In a discussion called Is Acting Art? on the programme The Actors’ Roundtable, Christopher Waltz mentioned that while the performance that an actor gives can be called art, it’s the result that makes the art and not necessarily the process that leads to it.”
Nicholas Cage countered this idea and argued that “the happy accidents that happen between lines” that make certain performances spectacular have little to do with craft and a lot more to do with imagination.
Audition Doctor’s indispensability lies in the nurturing of the two. In the same discussion, Stanley Tucci stated: “In order for something to be art, it has to be truthful. Secondly, it has to be individually truthful and it’s that true individuality that makes art.”
Audition Doctor sessions are about creating emotionally detailed characters. The speeches that students work on are helpfully looked over by Tilly to ensure that they are suited to their individual talents.
This is especially useful for drama school applicants. Even experienced actors find it necessary to seek a second opinion. Tamsin Greig recently said: “I’m not brilliant at reading scripts. You would’ve thought I would’ve got better…so I take a lot of advice.”
In an interview with David Hare in today’s Telegraph, Gaby Wood wrote: “In plays from Plenty to Skylight to The Vertical Hour, characters’ emotions are as strong as their beliefs, and the electricity in the dialogue comes from fine tunings of disappointment or misunderstanding. Whole swathes of history can be dredged up in a single room; love can be ignited and lost within minutes.”
Students who come to Audition Doctor consistently find they become less intimidated by such scenes and that their approach becomes far more nuanced and specific.
Benicio Del Toro said: “There’s a science to acting. There are many obstacles that stop you from being good in front of that audience, as there are many obstacles that will make you freeze up in front of a camera. There is a riddle to it that is never the same, from role to role.”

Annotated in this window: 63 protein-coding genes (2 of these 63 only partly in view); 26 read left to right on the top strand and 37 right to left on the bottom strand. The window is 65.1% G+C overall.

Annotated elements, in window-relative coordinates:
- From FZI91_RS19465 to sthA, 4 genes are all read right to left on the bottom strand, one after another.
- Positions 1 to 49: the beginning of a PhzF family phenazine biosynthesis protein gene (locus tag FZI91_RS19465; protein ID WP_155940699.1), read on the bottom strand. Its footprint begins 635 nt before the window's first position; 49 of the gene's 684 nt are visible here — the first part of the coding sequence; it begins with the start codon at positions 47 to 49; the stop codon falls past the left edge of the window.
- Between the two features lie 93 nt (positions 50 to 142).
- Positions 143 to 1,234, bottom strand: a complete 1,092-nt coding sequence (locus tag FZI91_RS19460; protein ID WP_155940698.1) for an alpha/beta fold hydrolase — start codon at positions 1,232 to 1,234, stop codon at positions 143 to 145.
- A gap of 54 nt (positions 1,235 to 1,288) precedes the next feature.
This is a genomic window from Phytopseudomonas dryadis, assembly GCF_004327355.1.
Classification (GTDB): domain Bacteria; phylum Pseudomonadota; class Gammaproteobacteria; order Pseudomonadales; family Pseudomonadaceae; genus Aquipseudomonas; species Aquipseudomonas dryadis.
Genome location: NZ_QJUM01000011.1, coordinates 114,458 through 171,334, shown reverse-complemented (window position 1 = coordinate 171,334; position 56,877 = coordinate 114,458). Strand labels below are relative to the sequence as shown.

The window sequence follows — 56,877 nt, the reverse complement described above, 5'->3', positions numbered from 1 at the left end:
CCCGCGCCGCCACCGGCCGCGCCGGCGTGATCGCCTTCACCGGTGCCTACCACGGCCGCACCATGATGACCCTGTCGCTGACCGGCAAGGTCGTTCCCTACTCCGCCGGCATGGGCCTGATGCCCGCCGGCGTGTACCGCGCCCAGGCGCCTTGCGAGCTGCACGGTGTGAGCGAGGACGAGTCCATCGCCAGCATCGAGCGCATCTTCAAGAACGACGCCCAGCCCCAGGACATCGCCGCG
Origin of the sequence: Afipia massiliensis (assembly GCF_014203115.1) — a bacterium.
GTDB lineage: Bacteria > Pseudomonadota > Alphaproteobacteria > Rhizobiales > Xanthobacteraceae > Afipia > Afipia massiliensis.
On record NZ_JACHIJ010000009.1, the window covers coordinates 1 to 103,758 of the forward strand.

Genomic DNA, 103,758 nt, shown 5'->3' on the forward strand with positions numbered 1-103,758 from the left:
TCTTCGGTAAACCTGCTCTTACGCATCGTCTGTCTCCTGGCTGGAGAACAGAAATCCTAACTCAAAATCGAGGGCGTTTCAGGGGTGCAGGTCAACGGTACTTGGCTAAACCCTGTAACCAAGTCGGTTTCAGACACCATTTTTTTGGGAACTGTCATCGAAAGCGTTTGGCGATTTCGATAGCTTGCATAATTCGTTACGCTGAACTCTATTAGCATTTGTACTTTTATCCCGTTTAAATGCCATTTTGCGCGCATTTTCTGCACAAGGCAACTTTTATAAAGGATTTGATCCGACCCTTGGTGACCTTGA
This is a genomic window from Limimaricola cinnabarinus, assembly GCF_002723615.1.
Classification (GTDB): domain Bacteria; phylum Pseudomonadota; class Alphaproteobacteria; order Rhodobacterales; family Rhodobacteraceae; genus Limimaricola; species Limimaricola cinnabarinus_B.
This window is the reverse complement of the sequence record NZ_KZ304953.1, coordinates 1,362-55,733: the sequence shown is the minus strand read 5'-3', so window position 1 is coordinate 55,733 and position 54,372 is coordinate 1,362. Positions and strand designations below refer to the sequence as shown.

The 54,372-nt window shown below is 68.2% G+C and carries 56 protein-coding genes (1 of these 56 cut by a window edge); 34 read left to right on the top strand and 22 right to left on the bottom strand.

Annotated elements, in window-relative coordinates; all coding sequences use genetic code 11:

Audition Doctor’s ability to remove the obstacles in an actor’s performance is one of the many reasons as to why Tilly is in high demand.
Del Toro went onto say: “It’s a difficult business, no doubt at all. People don’t realise that. The obvious advice for an actor is to work on acting and question what it is – all the time, everyday. But perhaps the best advice is to work on everything from the basis of theatre. I don’t think there’s such thing as acting for movies – there’s just acting.” This line of thinking is why Audition Doctor’s client base includes actors who are auditioning for all mediums – not just theatre.
Fiona Shaw recounted her experience of playing Electra and said: “Electra made me realise that a play – with the right cast, in the right moment, in the right place – can be like sculpture and painting and literature all at once…People come to the theatre in the hope that it will have something to do with them – and when it touches them, it is both painful and brilliant.”
Those that attend Audition Doctor are encouraged to develop both craft and art; it is the confluence of both that engenders a truthful performance and hopefully a meaningful emotional exchange between actor and audience.